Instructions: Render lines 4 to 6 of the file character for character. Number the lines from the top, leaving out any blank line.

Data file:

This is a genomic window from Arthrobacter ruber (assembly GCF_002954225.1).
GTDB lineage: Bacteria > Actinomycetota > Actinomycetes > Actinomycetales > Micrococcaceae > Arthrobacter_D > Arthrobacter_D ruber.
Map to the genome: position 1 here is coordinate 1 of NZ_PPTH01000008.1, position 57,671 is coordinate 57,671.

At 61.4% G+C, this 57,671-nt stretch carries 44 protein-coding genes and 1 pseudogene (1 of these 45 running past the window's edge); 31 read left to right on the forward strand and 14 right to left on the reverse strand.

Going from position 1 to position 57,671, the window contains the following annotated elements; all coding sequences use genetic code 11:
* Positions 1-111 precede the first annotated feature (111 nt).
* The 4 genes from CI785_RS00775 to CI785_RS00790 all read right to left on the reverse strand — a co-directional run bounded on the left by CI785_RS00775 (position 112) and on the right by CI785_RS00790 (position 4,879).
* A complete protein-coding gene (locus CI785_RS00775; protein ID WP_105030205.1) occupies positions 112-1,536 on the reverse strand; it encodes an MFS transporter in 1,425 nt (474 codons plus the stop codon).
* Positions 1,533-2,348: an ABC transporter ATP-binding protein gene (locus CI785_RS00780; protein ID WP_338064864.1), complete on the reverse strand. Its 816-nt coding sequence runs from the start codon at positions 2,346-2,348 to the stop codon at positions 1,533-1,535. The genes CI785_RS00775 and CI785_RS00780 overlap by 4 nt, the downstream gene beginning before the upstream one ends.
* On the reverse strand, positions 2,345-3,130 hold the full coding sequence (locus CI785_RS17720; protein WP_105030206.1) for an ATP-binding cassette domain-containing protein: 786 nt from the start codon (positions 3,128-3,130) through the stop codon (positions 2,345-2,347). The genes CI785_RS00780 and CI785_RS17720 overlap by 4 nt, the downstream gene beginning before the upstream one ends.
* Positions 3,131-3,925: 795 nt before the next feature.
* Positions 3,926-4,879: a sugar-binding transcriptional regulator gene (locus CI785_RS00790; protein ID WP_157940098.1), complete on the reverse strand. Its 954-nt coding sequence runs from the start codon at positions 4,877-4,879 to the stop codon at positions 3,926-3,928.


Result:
At 61.4% G+C, this 57,671-nt stretch carries 44 protein-coding genes and 1 pseudogene (1 of these 45 running past the window's edge); 31 read left to right on the forward strand and 14 right to left on the reverse strand.

Going from position 1 to position 57,671, the window contains the following annotated elements; all coding sequences use genetic code 11:
* Positions 1-111 precede the first annotated feature (111 nt).